The Feast of St Luke falls next Sunday. In Christian art each of the evangelists has a particular symbol and St Luke’s is an ox (or a calf). This symbolism has it origins in two biblical texts. In Ezekiel 1:4-11 the prophet has a vision of four living creatures which are in human form, but with wings. Their faces have four aspects, a man on the front, a lion on the right, an ox on the left, and an eagle on the back. This symbolism appears also the Book of Revelation where four winged creatures surround Christ on his throne (Revelation 4:6-8). The first creature is like a lion. The second is like an ox. The third has the face of a man. The fourth is like a flying eagle. St Irenaeus (130 -202 AD) interpreted these texts as representing the individual evangelists. St Matthew was represented by a man, St Mark by a eagle, St Luke by an ox and St John by a lion. Later St Jerome (c.347 -420 AD) assigned the ox to St Luke and the man to St Matthew, but he differed from St Irenaeus in giving the the lion to St Mark and the eagle to St John. It is St Jerome’s symbolic scheme which has prevailed in later manuscripts and in Western Art. The Book of Durrow is unusual in that it follows the earlier symbolic scheme of St Irenaeus and not that of St Jerome.
The choice of the ox for Luke is thought to relate to the sacrifices offered in the Temple. St Luke’s Gospel begins and ends in the Temple. Only St Luke has the child Jesus presented in the Temple and later found there among the doctors. It may be that the symbolism of the ox draws on the link between the Temple sacrifices, Jesus’ once and for all sacrifice on the cross and the presence of Jesus in the Temple in such Lucan scenes. The page shown above opens the Gospel of Luke in the Book of Durrow. It is almost as if the animal is moving to the right where the gospel text will begin. Although very simple and naturalistic, this ox is given a whole page, which also has a highly decorated border, so that we are left in no doubt about its importance. Is this St Luke shown in symbolic form and about to begin telling his story? The pattern of red dots can be found in a very similar ox in Echternach Gospels (Lindisfarne (?) c.690). It is thought that both may draw on Greek and Roman metal work which used stippling to suggest fur. What makes the Book of Durrow so precious is not so much the quality of the artistic work, but the fact that it is the oldest such manuscript to have survived. The symbols of the Evangelists and in particular this one of St Luke, remind us of how in each generation the word of God is embraced and treasured in all its richness and colour.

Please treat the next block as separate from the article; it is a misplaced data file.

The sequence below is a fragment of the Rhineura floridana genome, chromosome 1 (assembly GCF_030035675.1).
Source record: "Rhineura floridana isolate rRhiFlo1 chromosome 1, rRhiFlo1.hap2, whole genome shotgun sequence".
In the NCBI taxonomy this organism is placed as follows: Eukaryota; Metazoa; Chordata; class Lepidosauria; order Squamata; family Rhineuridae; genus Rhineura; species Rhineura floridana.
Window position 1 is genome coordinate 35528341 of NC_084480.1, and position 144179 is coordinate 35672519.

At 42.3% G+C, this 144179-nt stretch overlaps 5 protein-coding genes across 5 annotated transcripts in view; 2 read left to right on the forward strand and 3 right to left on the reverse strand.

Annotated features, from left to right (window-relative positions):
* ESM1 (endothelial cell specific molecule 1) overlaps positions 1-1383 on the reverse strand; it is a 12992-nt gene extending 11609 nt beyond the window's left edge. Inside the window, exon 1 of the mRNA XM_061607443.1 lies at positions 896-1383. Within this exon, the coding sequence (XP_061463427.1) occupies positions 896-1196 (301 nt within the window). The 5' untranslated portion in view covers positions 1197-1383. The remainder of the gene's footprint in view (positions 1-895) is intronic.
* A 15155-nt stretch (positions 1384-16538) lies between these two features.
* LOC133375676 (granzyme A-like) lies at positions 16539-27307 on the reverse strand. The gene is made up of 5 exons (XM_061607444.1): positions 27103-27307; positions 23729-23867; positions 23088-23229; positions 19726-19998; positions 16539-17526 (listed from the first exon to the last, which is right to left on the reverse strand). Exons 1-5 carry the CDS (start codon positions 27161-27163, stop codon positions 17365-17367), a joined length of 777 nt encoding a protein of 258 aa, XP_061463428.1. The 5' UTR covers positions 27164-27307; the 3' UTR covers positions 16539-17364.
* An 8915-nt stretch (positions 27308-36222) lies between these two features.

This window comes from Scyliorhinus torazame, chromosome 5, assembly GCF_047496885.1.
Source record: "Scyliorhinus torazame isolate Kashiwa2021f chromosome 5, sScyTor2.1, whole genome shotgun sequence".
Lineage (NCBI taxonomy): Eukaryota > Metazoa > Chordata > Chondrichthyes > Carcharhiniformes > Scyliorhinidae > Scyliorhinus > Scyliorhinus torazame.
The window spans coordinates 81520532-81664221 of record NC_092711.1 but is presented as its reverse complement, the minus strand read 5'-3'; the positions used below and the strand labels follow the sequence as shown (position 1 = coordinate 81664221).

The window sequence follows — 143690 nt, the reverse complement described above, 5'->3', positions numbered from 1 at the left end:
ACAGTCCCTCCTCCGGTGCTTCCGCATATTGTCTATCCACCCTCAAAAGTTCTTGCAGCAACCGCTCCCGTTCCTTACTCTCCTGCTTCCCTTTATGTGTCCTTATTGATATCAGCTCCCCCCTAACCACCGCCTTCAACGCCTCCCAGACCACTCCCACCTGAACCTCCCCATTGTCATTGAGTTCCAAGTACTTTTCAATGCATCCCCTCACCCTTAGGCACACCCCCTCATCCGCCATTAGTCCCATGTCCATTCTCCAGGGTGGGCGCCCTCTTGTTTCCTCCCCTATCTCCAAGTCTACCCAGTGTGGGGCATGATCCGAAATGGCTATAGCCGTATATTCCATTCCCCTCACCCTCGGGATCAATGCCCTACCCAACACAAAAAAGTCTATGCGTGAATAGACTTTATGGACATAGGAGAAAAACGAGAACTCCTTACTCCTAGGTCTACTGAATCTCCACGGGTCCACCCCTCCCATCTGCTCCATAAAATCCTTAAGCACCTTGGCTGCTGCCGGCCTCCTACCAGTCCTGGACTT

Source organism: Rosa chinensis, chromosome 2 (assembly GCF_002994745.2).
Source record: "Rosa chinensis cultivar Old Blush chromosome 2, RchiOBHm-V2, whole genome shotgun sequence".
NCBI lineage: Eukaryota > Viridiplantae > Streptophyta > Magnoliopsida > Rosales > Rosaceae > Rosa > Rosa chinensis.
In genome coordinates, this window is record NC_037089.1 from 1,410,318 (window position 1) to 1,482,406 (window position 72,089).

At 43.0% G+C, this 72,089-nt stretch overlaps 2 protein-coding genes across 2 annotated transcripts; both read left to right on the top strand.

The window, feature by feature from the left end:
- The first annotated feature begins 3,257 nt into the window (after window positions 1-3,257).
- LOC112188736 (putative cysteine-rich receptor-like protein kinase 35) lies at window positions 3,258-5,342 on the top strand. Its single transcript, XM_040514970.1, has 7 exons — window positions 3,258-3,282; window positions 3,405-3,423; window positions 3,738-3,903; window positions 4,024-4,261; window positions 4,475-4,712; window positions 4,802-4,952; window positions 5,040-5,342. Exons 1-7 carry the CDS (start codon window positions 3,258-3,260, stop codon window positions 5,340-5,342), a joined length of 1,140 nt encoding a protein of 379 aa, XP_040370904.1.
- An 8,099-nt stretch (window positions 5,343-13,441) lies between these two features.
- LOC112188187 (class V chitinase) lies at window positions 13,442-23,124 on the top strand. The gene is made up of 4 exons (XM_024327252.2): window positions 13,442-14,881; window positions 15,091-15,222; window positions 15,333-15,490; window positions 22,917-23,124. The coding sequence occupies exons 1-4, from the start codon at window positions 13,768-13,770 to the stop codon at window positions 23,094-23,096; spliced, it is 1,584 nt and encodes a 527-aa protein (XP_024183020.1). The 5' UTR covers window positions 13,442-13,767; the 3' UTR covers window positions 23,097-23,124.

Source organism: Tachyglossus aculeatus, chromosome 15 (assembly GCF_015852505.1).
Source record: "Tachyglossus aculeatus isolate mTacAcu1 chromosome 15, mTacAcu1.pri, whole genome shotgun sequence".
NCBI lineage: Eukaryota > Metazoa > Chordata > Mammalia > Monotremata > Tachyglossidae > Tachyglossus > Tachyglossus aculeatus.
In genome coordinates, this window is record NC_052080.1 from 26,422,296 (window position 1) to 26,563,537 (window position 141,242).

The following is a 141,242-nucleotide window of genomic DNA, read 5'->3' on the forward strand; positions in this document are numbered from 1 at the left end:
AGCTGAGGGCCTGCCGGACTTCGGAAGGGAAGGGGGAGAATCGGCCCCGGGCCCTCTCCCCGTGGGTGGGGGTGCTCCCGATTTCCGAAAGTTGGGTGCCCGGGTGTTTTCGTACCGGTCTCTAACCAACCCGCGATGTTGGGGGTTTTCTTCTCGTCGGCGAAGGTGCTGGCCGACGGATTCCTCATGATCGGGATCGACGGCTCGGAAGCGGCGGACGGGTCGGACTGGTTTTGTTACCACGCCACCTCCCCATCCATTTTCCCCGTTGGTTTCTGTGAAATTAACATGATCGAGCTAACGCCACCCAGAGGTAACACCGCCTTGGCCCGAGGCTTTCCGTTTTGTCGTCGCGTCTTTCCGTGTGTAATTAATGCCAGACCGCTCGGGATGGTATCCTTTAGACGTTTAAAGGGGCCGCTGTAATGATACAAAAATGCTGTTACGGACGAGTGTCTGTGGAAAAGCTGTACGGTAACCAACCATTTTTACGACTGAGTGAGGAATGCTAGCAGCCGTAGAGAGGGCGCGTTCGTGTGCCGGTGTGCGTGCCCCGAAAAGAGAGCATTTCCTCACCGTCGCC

The Catholic Chaplaincy serves the students and staff of the University of Edinburgh, Edinburgh Napier University and Queen Margaret University.
The Catholic Chaplaincy is also a parish of the Archdiocese of St Andrews and Edinburgh (the Parish of St Albert the Great) and all Catholic students and staff are automatically members of this parish.